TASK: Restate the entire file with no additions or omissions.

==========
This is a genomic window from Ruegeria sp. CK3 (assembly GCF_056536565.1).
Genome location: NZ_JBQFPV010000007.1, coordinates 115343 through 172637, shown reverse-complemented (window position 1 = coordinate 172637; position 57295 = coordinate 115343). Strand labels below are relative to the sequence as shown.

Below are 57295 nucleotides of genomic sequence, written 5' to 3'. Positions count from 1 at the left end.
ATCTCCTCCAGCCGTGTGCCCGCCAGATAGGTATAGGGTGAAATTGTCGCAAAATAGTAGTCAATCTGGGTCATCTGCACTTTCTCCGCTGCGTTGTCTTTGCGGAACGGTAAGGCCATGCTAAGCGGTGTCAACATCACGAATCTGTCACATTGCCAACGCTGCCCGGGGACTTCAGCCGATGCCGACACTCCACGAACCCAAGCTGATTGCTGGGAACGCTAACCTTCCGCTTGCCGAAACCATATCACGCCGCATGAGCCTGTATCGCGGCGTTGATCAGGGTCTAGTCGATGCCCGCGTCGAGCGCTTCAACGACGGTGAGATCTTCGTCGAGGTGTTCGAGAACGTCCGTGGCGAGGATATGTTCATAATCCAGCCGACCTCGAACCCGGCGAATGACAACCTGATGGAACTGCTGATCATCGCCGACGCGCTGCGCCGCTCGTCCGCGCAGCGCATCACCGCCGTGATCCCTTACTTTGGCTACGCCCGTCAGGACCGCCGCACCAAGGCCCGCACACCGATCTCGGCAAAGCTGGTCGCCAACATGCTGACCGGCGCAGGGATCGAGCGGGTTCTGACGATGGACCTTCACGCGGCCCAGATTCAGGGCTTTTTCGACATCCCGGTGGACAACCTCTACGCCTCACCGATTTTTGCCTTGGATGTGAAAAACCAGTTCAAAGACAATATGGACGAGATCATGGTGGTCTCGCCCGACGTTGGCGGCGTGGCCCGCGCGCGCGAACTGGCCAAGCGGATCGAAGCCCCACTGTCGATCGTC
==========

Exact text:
This is a genomic window from Ruegeria sp. CK3 (assembly GCF_056536565.1).
Genome location: NZ_JBQFPV010000007.1, coordinates 115343 through 172637, shown reverse-complemented (window position 1 = coordinate 172637; position 57295 = coordinate 115343). Strand labels below are relative to the sequence as shown.

Below are 57295 nucleotides of genomic sequence, written 5' to 3'. Positions count from 1 at the left end.
ATCTCCTCCAGCCGTGTGCCCGCCAGATAGGTATAGGGTGAAATTGTCGCAAAATAGTAGTCAATCTGGGTCATCTGCACTTTCTCCGCTGCGTTGTCTTTGCGGAACGGTAAGGCCATGCTAAGCGGTGTCAACATCACGAATCTGTCACATTGCCAACGCTGCCCGGGGACTTCAGCCGATGCCGACACTCCACGAACCCAAGCTGATTGCTGGGAACGCTAACCTTCCGCTTGCCGAAACCATATCACGCCGCATGAGCCTGTATCGCGGCGTTGATCAGGGTCTAGTCGATGCCCGCGTCGAGCGCTTCAACGACGGTGAGATCTTCGTCGAGGTGTTCGAGAACGTCCGTGGCGAGGATATGTTCATAATCCAGCCGACCTCGAACCCGGCGAATGACAACCTGATGGAACTGCTGATCATCGCCGACGCGCTGCGCCGCTCGTCCGCGCAGCGCATCACCGCCGTGATCCCTTACTTTGGCTACGCCCGTCAGGACCGCCGCACCAAGGCCCGCACACCGATCTCGGCAAAGCTGGTCGCCAACATGCTGACCGGCGCAGGGATCGAGCGGGTTCTGACGATGGACCTTCACGCGGCCCAGATTCAGGGCTTTTTCGACATCCCGGTGGACAACCTCTACGCCTCACCGATTTTTGCCTTGGATGTGAAAAACCAGTTCAAAGACAATATGGACGAGATCATGGTGGTCTCGCCCGACGTTGGCGGCGTGGCCCGCGCGCGCGAACTGGCCAAGCGGATCGAAGCCCCACTGTCGATCGTC